Cerebral oxygenation during sleep in preterm infants
2017-02-22T23:17:44Z (GMT) by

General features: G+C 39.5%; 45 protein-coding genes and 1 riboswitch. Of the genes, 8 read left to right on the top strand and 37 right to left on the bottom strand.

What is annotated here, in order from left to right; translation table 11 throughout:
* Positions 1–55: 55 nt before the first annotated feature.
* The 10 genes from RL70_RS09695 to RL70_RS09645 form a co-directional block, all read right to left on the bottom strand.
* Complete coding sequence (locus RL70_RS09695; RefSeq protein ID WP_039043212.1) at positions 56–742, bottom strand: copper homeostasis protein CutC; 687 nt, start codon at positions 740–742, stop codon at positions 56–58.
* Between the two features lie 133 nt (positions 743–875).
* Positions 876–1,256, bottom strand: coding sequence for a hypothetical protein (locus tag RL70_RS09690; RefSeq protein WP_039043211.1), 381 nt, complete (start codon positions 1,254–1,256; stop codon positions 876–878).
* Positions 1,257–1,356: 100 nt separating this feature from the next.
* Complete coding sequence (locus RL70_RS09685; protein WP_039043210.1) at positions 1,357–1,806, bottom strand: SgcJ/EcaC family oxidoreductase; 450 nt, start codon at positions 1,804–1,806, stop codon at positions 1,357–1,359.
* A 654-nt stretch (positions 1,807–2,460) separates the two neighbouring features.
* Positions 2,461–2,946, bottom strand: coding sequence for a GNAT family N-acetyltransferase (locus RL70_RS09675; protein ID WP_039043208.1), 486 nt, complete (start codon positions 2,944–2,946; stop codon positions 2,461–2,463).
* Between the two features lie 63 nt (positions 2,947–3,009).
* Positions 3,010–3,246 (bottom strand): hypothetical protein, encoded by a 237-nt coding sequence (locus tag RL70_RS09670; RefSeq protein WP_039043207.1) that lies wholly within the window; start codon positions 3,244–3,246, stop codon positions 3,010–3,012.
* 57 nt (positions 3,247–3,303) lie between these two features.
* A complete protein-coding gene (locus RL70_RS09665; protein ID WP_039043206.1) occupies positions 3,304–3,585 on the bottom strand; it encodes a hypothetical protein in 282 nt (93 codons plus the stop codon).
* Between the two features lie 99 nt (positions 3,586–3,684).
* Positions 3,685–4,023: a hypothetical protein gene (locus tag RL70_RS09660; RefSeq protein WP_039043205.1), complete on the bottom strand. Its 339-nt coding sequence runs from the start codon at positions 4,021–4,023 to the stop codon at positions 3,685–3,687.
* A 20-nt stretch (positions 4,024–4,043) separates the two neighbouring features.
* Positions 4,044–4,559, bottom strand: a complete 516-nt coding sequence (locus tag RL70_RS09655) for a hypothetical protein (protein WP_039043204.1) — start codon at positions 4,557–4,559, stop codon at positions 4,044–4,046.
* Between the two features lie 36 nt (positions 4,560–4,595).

The Sudden Infant Death Syndrome (SIDS) remains the leading cause of death in the post-neonatal period in developed countries (Hauck and Tanabe, 2008). Despite much research, the exact mechanisms underlying SIDS remain unclear, but are thought to involve immature cardiovascular control leading to an uncompensated hypotensive episode, in conjunction with a failure to arouse from sleep (Harper, 2000). The vast majority of SIDS deaths occur within the first six months of life with a distinct peak occurring between 2-3 months of age and the prone sleeping position is well known to be a major risk factor for SIDS (Trachtenberg et al., 2012). This is particularly so amongst infants born preterm who are known to be at significantly increased risk for SIDS (Blair et al., 2006a). Preterm birth is common and increasing in incidence (Blencowe et al., 2012). Prematurity is associated with multiple consequences including altered cardiovascular control, which has been suggested to underlie their increased risk for SIDS (Trachtenberg et al., 2012), as well as cardiovascular disease later in life (Parkinson et al., 2013). Immaturity of cardiovascular control has been illustrated in studies assessing autonomic control of the cardiovascular system. Preterm infants have been shown to have higher heart rates (HR) and reduced heart rate variability (HRV) (Eiselt et al., 1993, Patural et al., 2004) compared to term infants at term-equivalent age. Furthermore, beyond term-equivalent preterm infants display altered cardiovascular control with impaired maturation of HRV (Yiallourou et al., 2013) and baroreflex sensitivity (Witcombe et al., 2012). However, preterm infants have not previously been studied in the prone sleep position during the period of peak risk for SIDS. In healthy term infants, prone sleeping has been associated with reduced BP (Yiallourou et al., 2008a) and altered cardiovascular control (Yiallourou et al., 2008b, Yiallourou et al., 2011). More recently, prone sleeping has also been shown to result in reductions in cerebral oxygenation (Wong et al., 2011) and altered cerebrovascular control (Wong et al., 2013) in term infants. Our group have suggested that reduced cerebral oxygenation in the prone position, resulting in brainstem hypoxia, may contribute to altered brainstem function including impaired autonomic cardiovascular control and reduced arousal. The aims of this thesis were to assess cerebral oxygenation, cerebrovascular and cardiovascular control during sleep in both the prone and supine positions in preterm infants across the first six months post-term. The studies in Chapter 3 have shown that cerebral oxygenation is reduced in the prone sleeping position in preterm infants until at least 5-6 months post-term age. Furthermore, cerebral oxygenation is reduced in preterm compared to term infants, most prominently at 2-3 months post-term in the prone position. This reduction coincided with a concurrent reduction in BP and HR in preterm infants in the prone position during this period. The studies in Chapter 4 have shown that cerebrovascular control is altered by sleep position in preterm infants. Furthermore, whilst overall cerebrovascular control was similar between term and preterm infants, preterm infants displayed greater variability suggesting immaturity of cerebrovascular control persists beyond term-equivalent age. In Chapter 5 and 6 we have shown that maturation of both baroreflex function and HRV is affected by preterm birth with delayed maturation seen particularly amongst infants born at earlier gestational ages. The findings of this thesis may have significant implications for SIDS. Infants born preterm have significantly reduced cerebral oxygenation and immature cerebrovascular control, particularly in the prone sleep position, and this may contribute to their increased risk for SIDS. Furthermore, altered maturation of cardiovascular control following preterm birth, particularly in infants born at earlier gestational ages, may predispose these infants to cardiovascular disease later in life. Awards: Winner of the School of Clinical Sciences Head of School’s PhD Excellence in 2014.